There's something about Star Wars. It's the perfect mythology. On its very best form – the form director JJ Abrams has returned this series to with The Force Awakens – it is a science-fiction fantasy world brimming with character and wonder. A setting for fairy tales about the nature of good and evil that allows for laughs, gasps and thrills like no other blockbuster can deliver.
It has been ten years since George Lucas's derided prequel trilogy came to a close, and so 32 years since Star Wars truly left us, following 1983's Return of the Jedi. This new chapter is also set 30 years after those events, in a galaxy ruled by a New Republic but threatened by the remnants of the Empire – who call themselves 'The First Order'.
The truly cynical will call The Force Awakens a glorified remake of 1977's A New Hope, and there would a hint of truth to that. Abrams' film reworks many of the same story notes as Lucas's classic – but never to the point of hollow imitation.
The steady flow of callbacks never grows tiresome, and all the while The Force Awakens manages to forge its own path – most notably through its cast of new characters. There's a depth of character to this film's leads that puts all but a very few blockbusters to shame.
John Boyega's Finn is a runaway Stormtrooper born to fight for the First Order, defined by his noble heroism and seeking a new purpose. Adam Driver, as the film's masked villain Kylo Ren, quickly becomes much more than just a new red lightsaber-swinging bad guy, and Oscar Isaac's Poe Dameron is the reckless but talented charmer – a constant in the film but certainly a character audiences will hope to see more of.
As good as the new male leads are however, this is Daisy Ridley's film. She plays Rey, a scavenger on a desolate desert planet who, much like Finn, is looking for purpose. Together they find it, and also the kind of makeshift family they've sought for so long. Ridley, like all the aforementioned new cast members, is fantastic. As affable and charming as the original trilogy's three heroes. All of whom return.
Harrison Ford's Han Solo gets the most screen-time, running and gunning alongside Finn and Rey as the story unfolds. The actor – who is famous for not being Solo's biggest fan and who has seemed half-comatose for many of his recent roles – turns in his best performance in years, winding back the clock and giving audiences the Han they know and love. Remember how Indiana Jones never really felt like Indiana Jones in 2008's Kingdom of the Crystal Skull? This is the polar opposite.
Carrie Fisher's General 'Don't Call Me Princess' Leia Organa is serving as leader of the Resistance – who take the fight to The First Order. She, like Han, has returned to what she knows in the absence of Mark Hamill's missing Luke Skywalker – whose role in the film I won't say any more about.
The film's few problems stem from the dark side. Kylo Ren is a great villain, and his master – Andy Serkis's Supreme Leader Snoke – is seen just enough to have his presence felt and leave the door open to learn more about him in future films. The weak link is Domhnall Gleeson, whose pantomime performance as The First Order's General Hux only sits well in the film during one particular stand-out scene.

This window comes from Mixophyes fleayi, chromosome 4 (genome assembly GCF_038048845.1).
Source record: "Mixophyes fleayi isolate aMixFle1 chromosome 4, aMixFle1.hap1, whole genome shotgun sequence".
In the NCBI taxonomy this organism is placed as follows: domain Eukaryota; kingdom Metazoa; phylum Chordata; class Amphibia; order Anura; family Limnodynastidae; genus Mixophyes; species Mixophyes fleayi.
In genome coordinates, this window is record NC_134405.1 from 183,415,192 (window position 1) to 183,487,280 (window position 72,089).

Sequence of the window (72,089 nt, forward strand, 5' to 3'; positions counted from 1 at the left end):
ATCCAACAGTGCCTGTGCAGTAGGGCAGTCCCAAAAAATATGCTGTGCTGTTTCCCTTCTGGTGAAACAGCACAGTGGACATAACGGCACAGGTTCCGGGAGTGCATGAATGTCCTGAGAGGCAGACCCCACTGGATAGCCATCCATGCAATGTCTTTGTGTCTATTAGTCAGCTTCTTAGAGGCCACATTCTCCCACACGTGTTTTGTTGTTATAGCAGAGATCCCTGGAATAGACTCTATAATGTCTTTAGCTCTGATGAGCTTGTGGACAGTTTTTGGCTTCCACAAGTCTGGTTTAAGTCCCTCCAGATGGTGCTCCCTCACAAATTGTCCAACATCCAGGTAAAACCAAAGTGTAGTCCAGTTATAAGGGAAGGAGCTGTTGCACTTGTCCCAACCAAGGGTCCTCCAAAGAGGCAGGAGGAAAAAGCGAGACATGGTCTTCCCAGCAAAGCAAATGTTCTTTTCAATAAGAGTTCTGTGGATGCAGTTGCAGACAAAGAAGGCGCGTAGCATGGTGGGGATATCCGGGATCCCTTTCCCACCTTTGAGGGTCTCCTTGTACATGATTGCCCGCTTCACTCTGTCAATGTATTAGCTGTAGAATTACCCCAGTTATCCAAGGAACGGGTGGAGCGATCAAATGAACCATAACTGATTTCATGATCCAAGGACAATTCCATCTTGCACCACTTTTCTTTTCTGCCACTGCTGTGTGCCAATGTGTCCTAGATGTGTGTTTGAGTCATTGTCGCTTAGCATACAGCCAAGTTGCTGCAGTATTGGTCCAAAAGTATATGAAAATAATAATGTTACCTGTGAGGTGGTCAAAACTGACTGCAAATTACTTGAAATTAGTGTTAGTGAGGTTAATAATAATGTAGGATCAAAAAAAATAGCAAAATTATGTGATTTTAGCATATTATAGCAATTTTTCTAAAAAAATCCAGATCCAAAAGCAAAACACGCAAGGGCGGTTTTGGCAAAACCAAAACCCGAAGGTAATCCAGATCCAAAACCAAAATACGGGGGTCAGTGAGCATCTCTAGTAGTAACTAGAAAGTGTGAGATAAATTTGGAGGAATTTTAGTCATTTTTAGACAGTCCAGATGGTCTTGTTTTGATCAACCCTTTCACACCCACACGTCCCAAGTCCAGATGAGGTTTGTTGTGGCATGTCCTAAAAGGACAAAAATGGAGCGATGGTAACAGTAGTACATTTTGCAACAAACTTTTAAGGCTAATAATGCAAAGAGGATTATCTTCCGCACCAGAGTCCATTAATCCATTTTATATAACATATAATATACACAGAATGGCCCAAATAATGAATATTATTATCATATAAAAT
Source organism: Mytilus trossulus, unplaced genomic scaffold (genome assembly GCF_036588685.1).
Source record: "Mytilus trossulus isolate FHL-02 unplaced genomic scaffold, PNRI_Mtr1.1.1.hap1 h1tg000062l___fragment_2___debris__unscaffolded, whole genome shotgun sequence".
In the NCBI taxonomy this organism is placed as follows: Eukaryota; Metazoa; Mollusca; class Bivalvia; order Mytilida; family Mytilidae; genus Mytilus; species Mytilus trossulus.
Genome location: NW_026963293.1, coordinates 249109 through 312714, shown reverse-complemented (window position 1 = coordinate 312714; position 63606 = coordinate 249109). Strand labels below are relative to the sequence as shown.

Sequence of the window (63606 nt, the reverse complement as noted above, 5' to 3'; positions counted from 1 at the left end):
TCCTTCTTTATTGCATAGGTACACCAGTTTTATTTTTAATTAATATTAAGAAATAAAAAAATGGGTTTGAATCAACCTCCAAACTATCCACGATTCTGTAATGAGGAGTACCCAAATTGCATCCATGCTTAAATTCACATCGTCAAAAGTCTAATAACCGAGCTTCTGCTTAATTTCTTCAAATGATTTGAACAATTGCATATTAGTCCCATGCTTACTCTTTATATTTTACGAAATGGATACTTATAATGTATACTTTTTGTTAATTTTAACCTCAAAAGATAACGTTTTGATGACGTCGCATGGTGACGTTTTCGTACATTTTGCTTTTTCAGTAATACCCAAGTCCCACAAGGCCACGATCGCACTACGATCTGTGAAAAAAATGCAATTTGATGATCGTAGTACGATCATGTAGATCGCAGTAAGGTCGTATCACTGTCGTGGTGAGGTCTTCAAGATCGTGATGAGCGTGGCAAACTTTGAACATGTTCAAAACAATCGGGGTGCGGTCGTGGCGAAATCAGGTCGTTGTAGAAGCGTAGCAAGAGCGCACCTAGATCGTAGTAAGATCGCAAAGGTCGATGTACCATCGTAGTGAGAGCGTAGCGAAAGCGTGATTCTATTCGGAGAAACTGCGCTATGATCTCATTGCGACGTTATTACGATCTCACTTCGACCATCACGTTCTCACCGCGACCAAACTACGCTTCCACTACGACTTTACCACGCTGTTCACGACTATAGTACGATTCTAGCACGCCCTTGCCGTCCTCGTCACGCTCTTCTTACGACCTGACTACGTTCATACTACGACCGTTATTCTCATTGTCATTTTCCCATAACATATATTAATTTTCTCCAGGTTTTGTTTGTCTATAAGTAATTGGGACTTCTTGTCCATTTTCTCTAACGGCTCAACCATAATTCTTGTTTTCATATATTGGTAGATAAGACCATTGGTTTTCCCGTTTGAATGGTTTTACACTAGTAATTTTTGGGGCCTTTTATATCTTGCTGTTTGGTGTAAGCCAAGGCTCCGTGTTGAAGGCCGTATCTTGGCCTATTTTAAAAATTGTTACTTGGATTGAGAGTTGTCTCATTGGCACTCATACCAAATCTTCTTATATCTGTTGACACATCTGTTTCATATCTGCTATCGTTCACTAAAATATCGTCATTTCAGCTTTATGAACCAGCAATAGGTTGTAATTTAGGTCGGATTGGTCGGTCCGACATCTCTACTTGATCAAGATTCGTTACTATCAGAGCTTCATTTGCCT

Then there's Gwendoline Christie's Captain Phasma – a fan-favourite already thanks to the strong design of her character: the chrome-plated leader of the Stormtrooper legions. For two thirds of film Phasma is under-utilised but works well; a badass of few words who fits nicely into the Boba Fett mould. However, in the third act she is disappointingly under-served.
One other complaint seems almost silly. The Force Awakens is funny throughout, but perhaps a little too giddy about being a Star Wars film. The jokes all land, but removing just a handful and maintaining a straighter face at points would certainly have helped build tension and drama. The film is far from lacking in those departments however.
All points converge for a dramatic, emotionally charged finale, and a lightsaber duel up there with the best of the first trilogy. These fights work best as an extension of the story, not over-choreographed showcases for stunt workers. Every swing of a lightsaber here is fuelled by the intent of its wielder, and it's just as gripping as those climactic duels between Darth Vader and Luke Skywalker 30 years ago.
Elsewhere during this final act we get to watch the best of cinematographer Dan Mindel's excellent work during dogfights between the Resistance's X-Wings and First Order's TIE Fighters. Abrams' direction is flashy throughout (far more so than any previous Star Wars film) and that's never clearer than in these thrilling sequences.
Star Wars: The Force Awakens is a triumphant joy from start to finish. JJ Abrams, with writers Lawrence Kasdan and Michael Arndt, has successfully rekindled the world's passion for Star Wars with a film that revels in the glories of the past and superbly sets us up for the future.